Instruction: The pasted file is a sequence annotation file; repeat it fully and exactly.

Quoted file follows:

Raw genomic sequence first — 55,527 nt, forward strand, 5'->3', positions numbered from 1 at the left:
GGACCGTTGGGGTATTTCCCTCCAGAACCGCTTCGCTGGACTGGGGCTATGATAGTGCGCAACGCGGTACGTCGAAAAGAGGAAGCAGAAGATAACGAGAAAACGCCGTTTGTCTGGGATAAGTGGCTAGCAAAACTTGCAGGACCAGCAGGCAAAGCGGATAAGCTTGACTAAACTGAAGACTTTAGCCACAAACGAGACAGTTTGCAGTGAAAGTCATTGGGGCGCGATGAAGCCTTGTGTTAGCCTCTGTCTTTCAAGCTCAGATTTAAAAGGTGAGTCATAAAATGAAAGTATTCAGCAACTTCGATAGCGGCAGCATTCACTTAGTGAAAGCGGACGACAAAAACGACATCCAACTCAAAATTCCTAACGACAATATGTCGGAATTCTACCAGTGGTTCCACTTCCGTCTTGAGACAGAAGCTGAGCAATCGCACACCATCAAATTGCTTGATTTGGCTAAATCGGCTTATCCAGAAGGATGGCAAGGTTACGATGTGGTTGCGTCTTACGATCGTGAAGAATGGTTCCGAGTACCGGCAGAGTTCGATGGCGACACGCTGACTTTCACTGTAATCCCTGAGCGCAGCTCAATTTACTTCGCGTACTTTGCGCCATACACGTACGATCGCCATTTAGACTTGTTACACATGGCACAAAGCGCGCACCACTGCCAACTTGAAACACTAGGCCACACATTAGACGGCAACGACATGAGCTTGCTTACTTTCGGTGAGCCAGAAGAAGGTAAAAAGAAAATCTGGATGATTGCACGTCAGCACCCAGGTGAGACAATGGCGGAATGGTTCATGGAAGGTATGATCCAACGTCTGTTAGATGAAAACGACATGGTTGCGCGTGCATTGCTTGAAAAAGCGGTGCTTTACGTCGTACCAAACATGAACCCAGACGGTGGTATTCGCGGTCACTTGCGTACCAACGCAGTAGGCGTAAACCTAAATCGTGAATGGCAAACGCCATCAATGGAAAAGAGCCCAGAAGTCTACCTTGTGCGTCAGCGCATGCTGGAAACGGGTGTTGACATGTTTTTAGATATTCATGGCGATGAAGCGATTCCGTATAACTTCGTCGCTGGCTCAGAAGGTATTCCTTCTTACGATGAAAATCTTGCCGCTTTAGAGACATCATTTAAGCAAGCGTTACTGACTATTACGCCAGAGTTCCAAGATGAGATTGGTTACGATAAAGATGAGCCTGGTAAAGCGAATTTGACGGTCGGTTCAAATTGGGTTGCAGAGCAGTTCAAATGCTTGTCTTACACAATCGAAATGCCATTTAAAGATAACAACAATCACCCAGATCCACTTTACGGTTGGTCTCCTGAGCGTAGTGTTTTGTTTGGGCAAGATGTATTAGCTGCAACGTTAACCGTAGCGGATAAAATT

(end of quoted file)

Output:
Raw genomic sequence first — 55,527 nt, forward strand, 5'->3', positions numbered from 1 at the left:
GGACCGTTGGGGTATTTCCCTCCAGAACCGCTTCGCTGGACTGGGGCTATGATAGTGCGCAACGCGGTACGTCGAAAAGAGGAAGCAGAAGATAACGAGAAAACGCCGTTTGTCTGGGATAAGTGGCTAGCAAAACTTGCAGGACCAGCAGGCAAAGCGGATAAGCTTGACTAAACTGAAGACTTTAGCCACAAACGAGACAGTTTGCAGTGAAAGTCATTGGGGCGCGATGAAGCCTTGTGTTAGCCTCTGTCTTTCAAGCTCAGATTTAAAAGGTGAGTCATAAAATGAAAGTATTCAGCAACTTCGATAGCGGCAGCATTCACTTAGTGAAAGCGGACGACAAAAACGACATCCAACTCAAAATTCCTAACGACAATATGTCGGAATTCTACCAGTGGTTCCACTTCCGTCTTGAGACAGAAGCTGAGCAATCGCACACCATCAAATTGCTTGATTTGGCTAAATCGGCTTATCCAGAAGGATGGCAAGGTTACGATGTGGTTGCGTCTTACGATCGTGAAGAATGGTTCCGAGTACCGGCAGAGTTCGATGGCGACACGCTGACTTTCACTGTAATCCCTGAGCGCAGCTCAATTTACTTCGCGTACTTTGCGCCATACACGTACGATCGCCATTTAGACTTGTTACACATGGCACAAAGCGCGCACCACTGCCAACTTGAAACACTAGGCCACACATTAGACGGCAACGACATGAGCTTGCTTACTTTCGGTGAGCCAGAAGAAGGTAAAAAGAAAATCTGGATGATTGCACGTCAGCACCCAGGTGAGACAATGGCGGAATGGTTCATGGAAGGTATGATCCAACGTCTGTTAGATGAAAACGACATGGTTGCGCGTGCATTGCTTGAAAAAGCGGTGCTTTACGTCGTACCAAACATGAACCCAGACGGTGGTATTCGCGGTCACTTGCGTACCAACGCAGTAGGCGTAAACCTAAATCGTGAATGGCAAACGCCATCAATGGAAAAGAGCCCAGAAGTCTACCTTGTGCGTCAGCGCATGCTGGAAACGGGTGTTGACATGTTTTTAGATATTCATGGCGATGAAGCGATTCCGTATAACTTCGTCGCTGGCTCAGAAGGTATTCCTTCTTACGATGAAAATCTTGCCGCTTTAGAGACATCATTTAAGCAAGCGTTACTGACTATTACGCCAGAGTTCCAAGATGAGATTGGTTACGATAAAGATGAGCCTGGTAAAGCGAATTTGACGGTCGGTTCAAATTGGGTTGCAGAGCAGTTCAAATGCTTGTCTTACACAATCGAAATGCCATTTAAAGATAACAACAATCACCCAGATCCACTTTACGGTTGGTCTCCTGAGCGTAGTGTTTTGTTTGGGCAAGATGTATTAGCTGCAACGTTAACCGTAGCGGATAAAATT